Down But Not Out

I went to one of the best high schools money could buy in Washington DC. However, my high school experience was far different than most. While I was often times extremely cocky, I was no different than your average high school football player who was destined to play for a D-1 University. My story is far more distinctive than most. In high school I often experienced bullying. However, my experiences with bullying further demonstrates what no child should have to go through.

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My senior year my life changed forever on a Friday afternoon at a pep rally on the football field. All faculty and staff were filing into the stands. It was the day before we were set to play against our crosstown rivals, Gonzaga. It was also my first game back after missing three games because of a high ankle sprain. As we walked in the announcer began to call out each of our names one by one. The seniors were last and I was the last of all the seniors to have my name called. As my name was called the entire school as well as my teammates booed me for what felt like 30 minutes. I have thought about this moment for a long time and the only rational explanation that I have come up with, is that many of those students worked their entire lives, and had been told that academics trumps everything and if you work hard enough in school you will get into whatever school you desire.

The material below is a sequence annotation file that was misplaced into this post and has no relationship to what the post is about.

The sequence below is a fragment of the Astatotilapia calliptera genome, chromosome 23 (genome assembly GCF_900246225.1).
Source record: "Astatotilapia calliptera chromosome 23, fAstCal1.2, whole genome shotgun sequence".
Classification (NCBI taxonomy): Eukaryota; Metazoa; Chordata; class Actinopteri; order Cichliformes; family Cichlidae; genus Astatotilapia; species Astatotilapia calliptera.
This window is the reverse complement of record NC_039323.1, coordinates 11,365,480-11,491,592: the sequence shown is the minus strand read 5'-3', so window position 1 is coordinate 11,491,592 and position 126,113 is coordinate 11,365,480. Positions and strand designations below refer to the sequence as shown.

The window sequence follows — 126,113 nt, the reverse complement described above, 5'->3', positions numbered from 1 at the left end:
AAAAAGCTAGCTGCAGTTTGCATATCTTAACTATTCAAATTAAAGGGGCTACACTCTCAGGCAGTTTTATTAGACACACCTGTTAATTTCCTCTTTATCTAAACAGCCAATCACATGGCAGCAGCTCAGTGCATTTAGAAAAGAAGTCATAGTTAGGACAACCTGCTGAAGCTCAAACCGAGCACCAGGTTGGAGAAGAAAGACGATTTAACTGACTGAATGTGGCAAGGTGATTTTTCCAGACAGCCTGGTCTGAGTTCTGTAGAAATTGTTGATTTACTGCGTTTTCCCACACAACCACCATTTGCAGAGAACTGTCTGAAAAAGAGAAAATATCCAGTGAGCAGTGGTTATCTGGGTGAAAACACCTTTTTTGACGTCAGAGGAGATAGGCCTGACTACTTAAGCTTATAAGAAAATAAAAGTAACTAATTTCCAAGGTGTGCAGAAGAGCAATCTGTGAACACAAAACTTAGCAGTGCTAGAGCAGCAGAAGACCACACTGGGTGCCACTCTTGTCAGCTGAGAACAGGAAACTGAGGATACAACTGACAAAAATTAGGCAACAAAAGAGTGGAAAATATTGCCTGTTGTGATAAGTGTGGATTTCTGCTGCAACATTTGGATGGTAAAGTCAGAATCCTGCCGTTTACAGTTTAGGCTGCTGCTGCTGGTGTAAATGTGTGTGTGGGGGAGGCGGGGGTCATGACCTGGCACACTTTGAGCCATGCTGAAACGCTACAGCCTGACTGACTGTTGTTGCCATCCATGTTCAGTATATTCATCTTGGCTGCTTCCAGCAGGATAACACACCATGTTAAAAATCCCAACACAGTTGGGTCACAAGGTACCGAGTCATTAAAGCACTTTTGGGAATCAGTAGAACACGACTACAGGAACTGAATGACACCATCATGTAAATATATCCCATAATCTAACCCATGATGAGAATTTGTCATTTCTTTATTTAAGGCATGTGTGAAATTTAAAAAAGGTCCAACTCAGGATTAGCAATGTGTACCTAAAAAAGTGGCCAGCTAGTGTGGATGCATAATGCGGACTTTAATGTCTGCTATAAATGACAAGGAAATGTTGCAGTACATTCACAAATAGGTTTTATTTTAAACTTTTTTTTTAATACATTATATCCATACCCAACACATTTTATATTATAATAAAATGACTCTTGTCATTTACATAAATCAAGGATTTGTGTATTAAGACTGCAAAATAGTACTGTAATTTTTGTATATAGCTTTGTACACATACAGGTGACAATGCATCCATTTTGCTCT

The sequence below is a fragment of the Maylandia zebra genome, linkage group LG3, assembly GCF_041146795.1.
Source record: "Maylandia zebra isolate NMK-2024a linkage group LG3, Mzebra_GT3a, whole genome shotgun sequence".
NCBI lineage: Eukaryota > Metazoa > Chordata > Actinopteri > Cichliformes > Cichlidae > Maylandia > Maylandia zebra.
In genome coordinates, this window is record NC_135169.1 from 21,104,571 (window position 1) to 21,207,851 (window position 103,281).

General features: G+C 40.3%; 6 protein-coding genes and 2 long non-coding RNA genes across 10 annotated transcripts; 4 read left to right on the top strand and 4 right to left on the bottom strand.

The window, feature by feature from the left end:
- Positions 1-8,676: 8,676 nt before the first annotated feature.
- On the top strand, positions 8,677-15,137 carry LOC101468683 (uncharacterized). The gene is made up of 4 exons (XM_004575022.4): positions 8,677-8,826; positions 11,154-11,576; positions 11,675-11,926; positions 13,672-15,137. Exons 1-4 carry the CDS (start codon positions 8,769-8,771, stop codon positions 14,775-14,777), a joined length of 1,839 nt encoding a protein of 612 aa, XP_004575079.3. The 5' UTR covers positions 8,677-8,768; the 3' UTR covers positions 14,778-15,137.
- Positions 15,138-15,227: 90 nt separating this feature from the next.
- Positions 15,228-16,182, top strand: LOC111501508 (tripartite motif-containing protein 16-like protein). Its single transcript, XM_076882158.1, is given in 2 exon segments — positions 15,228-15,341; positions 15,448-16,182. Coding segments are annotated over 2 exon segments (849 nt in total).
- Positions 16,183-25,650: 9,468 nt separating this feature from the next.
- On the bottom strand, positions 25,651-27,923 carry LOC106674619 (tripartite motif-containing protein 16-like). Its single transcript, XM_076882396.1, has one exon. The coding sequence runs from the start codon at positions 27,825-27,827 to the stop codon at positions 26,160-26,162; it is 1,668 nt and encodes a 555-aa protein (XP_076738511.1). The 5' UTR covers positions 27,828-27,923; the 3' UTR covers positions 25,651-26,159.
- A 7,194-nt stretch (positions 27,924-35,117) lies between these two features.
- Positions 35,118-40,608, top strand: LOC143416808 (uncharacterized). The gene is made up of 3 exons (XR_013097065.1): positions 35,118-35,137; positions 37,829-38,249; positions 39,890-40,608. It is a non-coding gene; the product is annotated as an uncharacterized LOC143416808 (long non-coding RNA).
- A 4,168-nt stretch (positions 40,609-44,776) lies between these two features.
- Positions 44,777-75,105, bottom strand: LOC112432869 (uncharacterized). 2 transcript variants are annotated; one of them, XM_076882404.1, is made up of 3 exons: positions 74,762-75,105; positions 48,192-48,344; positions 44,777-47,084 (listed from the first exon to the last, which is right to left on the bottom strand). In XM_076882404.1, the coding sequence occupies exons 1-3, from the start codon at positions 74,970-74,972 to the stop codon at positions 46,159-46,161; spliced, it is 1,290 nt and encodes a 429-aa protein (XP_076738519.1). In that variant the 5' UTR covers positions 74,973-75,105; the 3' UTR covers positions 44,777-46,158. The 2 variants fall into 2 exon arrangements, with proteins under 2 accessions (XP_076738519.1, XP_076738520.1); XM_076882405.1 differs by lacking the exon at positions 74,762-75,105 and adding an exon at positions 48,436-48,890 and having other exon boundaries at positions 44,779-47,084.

My circumstances were completely different, I wasn’t the best student but I excelled at football. While all of these students were waiting to get answers back from institutions and stressing about schools and what paths their lives were going to take, my life had already been decided. Outside of every class during the month of November my senior year college coaches lined the hallways to get five minutes of my time as I walked to my next class. Looking back on this now I would have hated me too. While others dedicated themselves to school I dedicated myself to the game of football and was rewarded. Every athlete in high school lives for the moment to be recognized in front of their entire school for his or her accomplishments their senior year. When that moment came for me, I truly believe those students let out their envy and frustrations towards me.  They were all laughing including coaches, teachers and administrators because that was the only way they knew how to accept my successes.  

The only person that wasn’t there for the joke was a lady named Ms. Younger. She looked at me and knew that inside it was eating me alive. After the event was over I played it off the best I could, even holding back tears. As I began to walk back to the locker room I remember looking at the ground to be sure no one could see the emotions on my face. Then one of my coaches said something to me as trivial as my beard not being trimmed and I retorted with a  sarcastic comment which resulted with me receiving detention. My head coach at the time endorsed his decision because of my “lack of respect”. At that moment all I was looking for was just the smallest sense of empathy like “Are you alright Kevin?”, and I couldn’t even get that.